The Will of the People

The Will of the People

How Public Opinion Has Influenced the Supreme Court and Shaped the Meaning of the Consitution

Book - 2009
Rate this:
In recent years, the justices of the Supreme Court have ruled definitively on such issues as abortion, school prayer, and military tribunals in the war on terror. They decided one of American history's most contested presidential elections. Yet for all their power, the justices never face election and hold their offices for life. This combination of influence and apparent unaccountability has led many to complain that there is something illegitimate-even undemocratic-about judicial authority.In The Will of the People , Barry Friedman challenges that claim by showing that the Court has always been subject to a higher power: the American public. Judicial positions have been abolished, the justices' jurisdiction has been stripped, the Court has been packed, and unpopular decisions have been defied. For at least the past sixty years, the justices have made sure that their decisions do not stray too far from public opinion.Friedman's pathbreaking account of the relationship between popular opinion and the Supreme Court-from the Declaration of Independence to the end of the Rehnquist court in 2005-details how the American people came to accept their most controversial institution and shaped the meaning of the Constitution.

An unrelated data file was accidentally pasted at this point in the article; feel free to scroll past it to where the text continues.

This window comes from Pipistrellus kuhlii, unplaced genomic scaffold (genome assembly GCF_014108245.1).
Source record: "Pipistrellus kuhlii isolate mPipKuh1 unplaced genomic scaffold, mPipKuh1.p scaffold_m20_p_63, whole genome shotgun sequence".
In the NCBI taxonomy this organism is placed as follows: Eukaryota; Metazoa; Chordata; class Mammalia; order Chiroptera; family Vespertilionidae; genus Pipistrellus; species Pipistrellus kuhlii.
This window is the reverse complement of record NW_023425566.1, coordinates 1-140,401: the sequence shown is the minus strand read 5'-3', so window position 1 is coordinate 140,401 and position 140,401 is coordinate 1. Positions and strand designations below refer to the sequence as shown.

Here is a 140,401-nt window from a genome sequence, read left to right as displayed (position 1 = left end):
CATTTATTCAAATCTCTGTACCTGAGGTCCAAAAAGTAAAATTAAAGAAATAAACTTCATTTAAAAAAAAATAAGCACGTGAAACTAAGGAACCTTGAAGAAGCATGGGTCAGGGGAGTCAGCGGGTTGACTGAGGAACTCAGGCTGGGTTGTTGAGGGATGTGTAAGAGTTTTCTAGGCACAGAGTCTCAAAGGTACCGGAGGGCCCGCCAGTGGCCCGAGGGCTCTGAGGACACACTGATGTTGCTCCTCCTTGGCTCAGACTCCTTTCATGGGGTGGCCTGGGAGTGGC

Publisher: New York : Farrar, Straus and Giroux, 2009.
Edition: 1st ed.
ISBN: 9780374220341
0374220344
Characteristics: 614 p. ; 24 cm.

Opinion

From the critics


Community Activity

Comment

Add a Comment

There are no comments for this title yet.

Age

Add Age Suitability

There are no ages for this title yet.

Summary

Add a Summary

There are no summaries for this title yet.

Notices

Add Notices

There are no notices for this title yet.

Quotes

Add a Quote

There are no quotes for this title yet.

Explore Further

Browse by Call Number

Subject Headings

  Loading...

Find it at CPL

  Loading...
[]
[]
To Top